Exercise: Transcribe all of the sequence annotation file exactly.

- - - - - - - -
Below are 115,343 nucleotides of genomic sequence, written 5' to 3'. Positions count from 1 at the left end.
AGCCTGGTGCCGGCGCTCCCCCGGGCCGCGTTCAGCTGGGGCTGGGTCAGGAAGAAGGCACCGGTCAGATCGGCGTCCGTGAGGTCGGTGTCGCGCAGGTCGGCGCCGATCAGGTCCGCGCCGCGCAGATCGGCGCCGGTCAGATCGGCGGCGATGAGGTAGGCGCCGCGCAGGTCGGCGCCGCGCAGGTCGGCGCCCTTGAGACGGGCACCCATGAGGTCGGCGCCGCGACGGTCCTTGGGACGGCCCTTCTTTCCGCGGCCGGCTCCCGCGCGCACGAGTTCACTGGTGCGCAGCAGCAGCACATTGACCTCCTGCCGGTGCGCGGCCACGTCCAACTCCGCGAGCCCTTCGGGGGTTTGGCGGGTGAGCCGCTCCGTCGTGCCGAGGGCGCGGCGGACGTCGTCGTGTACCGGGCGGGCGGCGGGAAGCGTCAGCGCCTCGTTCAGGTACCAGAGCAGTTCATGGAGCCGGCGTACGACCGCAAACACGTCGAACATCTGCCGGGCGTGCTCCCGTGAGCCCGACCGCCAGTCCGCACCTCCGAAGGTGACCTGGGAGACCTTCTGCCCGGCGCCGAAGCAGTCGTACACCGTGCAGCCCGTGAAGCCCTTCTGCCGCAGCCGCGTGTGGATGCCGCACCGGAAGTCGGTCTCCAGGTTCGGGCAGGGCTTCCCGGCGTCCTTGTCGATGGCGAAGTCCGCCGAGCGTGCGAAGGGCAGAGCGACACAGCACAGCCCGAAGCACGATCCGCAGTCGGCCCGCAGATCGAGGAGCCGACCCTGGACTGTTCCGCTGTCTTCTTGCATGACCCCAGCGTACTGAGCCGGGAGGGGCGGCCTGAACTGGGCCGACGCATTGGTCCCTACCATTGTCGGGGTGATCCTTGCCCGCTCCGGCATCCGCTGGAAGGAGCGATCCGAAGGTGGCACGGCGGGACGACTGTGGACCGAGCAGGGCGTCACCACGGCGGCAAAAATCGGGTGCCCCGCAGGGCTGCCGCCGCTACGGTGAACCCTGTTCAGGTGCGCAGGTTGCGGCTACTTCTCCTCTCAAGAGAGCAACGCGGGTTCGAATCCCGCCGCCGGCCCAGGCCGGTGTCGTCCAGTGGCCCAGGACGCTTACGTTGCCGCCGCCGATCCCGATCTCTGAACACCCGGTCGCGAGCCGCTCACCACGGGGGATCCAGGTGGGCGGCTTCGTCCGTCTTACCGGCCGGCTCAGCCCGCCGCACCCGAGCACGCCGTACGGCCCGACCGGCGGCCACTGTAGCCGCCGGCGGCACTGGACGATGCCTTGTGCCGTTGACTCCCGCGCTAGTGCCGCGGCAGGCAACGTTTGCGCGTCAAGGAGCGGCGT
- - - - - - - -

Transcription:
Below are 115,343 nucleotides of genomic sequence, written 5' to 3'. Positions count from 1 at the left end.
AGCCTGGTGCCGGCGCTCCCCCGGGCCGCGTTCAGCTGGGGCTGGGTCAGGAAGAAGGCACCGGTCAGATCGGCGTCCGTGAGGTCGGTGTCGCGCAGGTCGGCGCCGATCAGGTCCGCGCCGCGCAGATCGGCGCCGGTCAGATCGGCGGCGATGAGGTAGGCGCCGCGCAGGTCGGCGCCGCGCAGGTCGGCGCCCTTGAGACGGGCACCCATGAGGTCGGCGCCGCGACGGTCCTTGGGACGGCCCTTCTTTCCGCGGCCGGCTCCCGCGCGCACGAGTTCACTGGTGCGCAGCAGCAGCACATTGACCTCCTGCCGGTGCGCGGCCACGTCCAACTCCGCGAGCCCTTCGGGGGTTTGGCGGGTGAGCCGCTCCGTCGTGCCGAGGGCGCGGCGGACGTCGTCGTGTACCGGGCGGGCGGCGGGAAGCGTCAGCGCCTCGTTCAGGTACCAGAGCAGTTCATGGAGCCGGCGTACGACCGCAAACACGTCGAACATCTGCCGGGCGTGCTCCCGTGAGCCCGACCGCCAGTCCGCACCTCCGAAGGTGACCTGGGAGACCTTCTGCCCGGCGCCGAAGCAGTCGTACACCGTGCAGCCCGTGAAGCCCTTCTGCCGCAGCCGCGTGTGGATGCCGCACCGGAAGTCGGTCTCCAGGTTCGGGCAGGGCTTCCCGGCGTCCTTGTCGATGGCGAAGTCCGCCGAGCGTGCGAAGGGCAGAGCGACACAGCACAGCCCGAAGCACGATCCGCAGTCGGCCCGCAGATCGAGGAGCCGACCCTGGACTGTTCCGCTGTCTTCTTGCATGACCCCAGCGTACTGAGCCGGGAGGGGCGGCCTGAACTGGGCCGACGCATTGGTCCCTACCATTGTCGGGGTGATCCTTGCCCGCTCCGGCATCCGCTGGAAGGAGCGATCCGAAGGTGGCACGGCGGGACGACTGTGGACCGAGCAGGGCGTCACCACGGCGGCAAAAATCGGGTGCCCCGCAGGGCTGCCGCCGCTACGGTGAACCCTGTTCAGGTGCGCAGGTTGCGGCTACTTCTCCTCTCAAGAGAGCAACGCGGGTTCGAATCCCGCCGCCGGCCCAGGCCGGTGTCGTCCAGTGGCCCAGGACGCTTACGTTGCCGCCGCCGATCCCGATCTCTGAACACCCGGTCGCGAGCCGCTCACCACGGGGGATCCAGGTGGGCGGCTTCGTCCGTCTTACCGGCCGGCTCAGCCCGCCGCACCCGAGCACGCCGTACGGCCCGACCGGCGGCCACTGTAGCCGCCGGCGGCACTGGACGATGCCTTGTGCCGTTGACTCCCGCGCTAGTGCCGCGGCAGGCAACGTTTGCGCGTCAAGGAGCGGCGT